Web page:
Mere Remonstration of an Officer. A unanimous Court of Appeals reversed, finding the evidence insufficient to support the RDO conviction (the court also found insufficient evidence of the disorderly conduct conviction, but my focus on the RDO). According to the court, the evidence showed that the defendant did no more than merely criticize the officers, which was insufficient to support the “resist, obstruct, or delay” element of the offense. The general rule relied upon by the court:

[M]erely remonstrating with an officer in [sic] behalf of another, or criticizing or questioning an officer while he is performing his duty, when done in an orderly manner, does not amount to obstructing or delaying an officer in the performance of his duties. State v. Leigh, 278 N.C. 243, 251 (1971).

Here, the defendant stayed within the officer’s line of sight except for the three seconds she stepped away, and she returned to where she had been standing when requested to do so. Importantly, she did not directly interfere with the officers’ search and did not make physical contact with the officers. “[H]er actions and words were not aggressive or suggestive of violence. Rather, she appeared to orderly, if loudly, remonstrate [the officers] . . .” Humphreys Slip op. at 16. This was so despite defendant’s aggressive language, which included “F*** you” and “F*** all of you mother****ers” directed at the police.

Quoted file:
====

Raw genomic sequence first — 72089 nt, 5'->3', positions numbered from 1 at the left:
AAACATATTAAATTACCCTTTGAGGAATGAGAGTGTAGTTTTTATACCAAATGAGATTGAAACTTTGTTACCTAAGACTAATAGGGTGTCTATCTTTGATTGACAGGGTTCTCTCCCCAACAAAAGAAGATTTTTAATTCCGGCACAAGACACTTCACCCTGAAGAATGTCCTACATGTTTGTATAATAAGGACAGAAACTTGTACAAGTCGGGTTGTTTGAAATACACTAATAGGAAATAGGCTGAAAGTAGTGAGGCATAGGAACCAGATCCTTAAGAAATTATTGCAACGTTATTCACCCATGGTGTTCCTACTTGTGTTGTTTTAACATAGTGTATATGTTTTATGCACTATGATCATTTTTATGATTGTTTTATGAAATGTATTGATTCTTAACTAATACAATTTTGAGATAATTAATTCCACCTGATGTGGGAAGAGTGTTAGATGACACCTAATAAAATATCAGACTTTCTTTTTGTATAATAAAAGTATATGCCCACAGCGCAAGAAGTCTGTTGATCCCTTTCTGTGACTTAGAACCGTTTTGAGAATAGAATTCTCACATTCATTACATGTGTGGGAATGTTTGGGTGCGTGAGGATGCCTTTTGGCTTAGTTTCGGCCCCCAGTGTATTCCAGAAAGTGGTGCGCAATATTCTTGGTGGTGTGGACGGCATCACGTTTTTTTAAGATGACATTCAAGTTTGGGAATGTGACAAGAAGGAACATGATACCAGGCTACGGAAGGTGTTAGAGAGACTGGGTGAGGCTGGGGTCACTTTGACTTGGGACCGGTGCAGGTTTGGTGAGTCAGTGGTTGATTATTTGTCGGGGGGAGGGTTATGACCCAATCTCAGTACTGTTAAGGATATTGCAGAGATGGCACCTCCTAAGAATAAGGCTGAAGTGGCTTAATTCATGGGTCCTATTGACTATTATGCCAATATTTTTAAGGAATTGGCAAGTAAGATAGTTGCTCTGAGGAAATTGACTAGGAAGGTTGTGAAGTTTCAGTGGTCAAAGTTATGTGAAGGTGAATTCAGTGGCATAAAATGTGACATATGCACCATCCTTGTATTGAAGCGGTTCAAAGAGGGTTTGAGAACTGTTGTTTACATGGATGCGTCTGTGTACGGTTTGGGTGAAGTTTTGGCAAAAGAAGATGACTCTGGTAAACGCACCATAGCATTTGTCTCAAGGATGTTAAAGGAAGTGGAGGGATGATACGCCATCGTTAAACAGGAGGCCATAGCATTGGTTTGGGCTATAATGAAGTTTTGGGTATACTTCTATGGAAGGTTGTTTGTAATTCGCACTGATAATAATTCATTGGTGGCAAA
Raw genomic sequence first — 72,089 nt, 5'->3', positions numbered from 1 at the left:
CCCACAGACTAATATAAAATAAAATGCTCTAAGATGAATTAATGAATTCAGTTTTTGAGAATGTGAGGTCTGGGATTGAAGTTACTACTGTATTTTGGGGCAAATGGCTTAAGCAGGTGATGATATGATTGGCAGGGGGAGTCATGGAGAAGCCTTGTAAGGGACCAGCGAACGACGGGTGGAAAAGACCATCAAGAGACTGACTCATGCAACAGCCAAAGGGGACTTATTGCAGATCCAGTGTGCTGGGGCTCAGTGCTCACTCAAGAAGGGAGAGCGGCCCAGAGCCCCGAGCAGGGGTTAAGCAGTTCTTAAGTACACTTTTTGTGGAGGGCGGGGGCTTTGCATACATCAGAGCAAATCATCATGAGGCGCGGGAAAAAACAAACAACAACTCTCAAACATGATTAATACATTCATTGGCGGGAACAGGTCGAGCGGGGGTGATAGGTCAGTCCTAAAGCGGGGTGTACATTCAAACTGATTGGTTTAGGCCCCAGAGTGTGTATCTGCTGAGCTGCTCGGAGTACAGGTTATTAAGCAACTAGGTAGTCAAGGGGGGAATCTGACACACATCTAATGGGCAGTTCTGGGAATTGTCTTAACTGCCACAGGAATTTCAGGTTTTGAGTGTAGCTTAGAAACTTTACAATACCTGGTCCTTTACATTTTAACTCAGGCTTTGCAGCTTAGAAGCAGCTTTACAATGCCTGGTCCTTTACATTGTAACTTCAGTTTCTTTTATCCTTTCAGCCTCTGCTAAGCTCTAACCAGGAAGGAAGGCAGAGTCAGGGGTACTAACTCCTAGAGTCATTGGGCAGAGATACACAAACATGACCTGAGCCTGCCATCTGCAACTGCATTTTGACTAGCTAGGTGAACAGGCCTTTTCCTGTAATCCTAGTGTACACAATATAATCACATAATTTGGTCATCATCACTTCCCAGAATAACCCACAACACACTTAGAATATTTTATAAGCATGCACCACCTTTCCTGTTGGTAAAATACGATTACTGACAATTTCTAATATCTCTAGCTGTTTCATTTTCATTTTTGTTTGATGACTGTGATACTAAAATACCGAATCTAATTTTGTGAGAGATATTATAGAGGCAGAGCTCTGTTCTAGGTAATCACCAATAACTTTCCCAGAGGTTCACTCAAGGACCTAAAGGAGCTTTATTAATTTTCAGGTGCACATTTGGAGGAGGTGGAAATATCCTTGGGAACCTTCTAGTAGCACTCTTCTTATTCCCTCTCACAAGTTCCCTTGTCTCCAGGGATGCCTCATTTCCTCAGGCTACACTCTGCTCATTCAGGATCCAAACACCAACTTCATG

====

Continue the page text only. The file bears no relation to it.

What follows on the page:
The court explicitly distinguished this situation from other cases involving violence, threats, or actual obstruction. See State v. Bell, 164 N.C. App. 72 (2004) (defendant pushed the officer, leaned into the patrol car, and stood between the officer and the door of his patrol car while the officer tried to enter, among other acts and abusive language); State v. Singletary, 73 N.C. App. 612 (1985) (defendant approached officer with raised fists and refused commands to stop in addition to abusive speech). “Defendant never pushed either of the officers or physically obstructed their search.” Humphreys at 16. Because the defendant’s conduct here only amounted to remonstration, the element of resisting, obstructing, or delaying the officer was not met, and the conviction was vacated.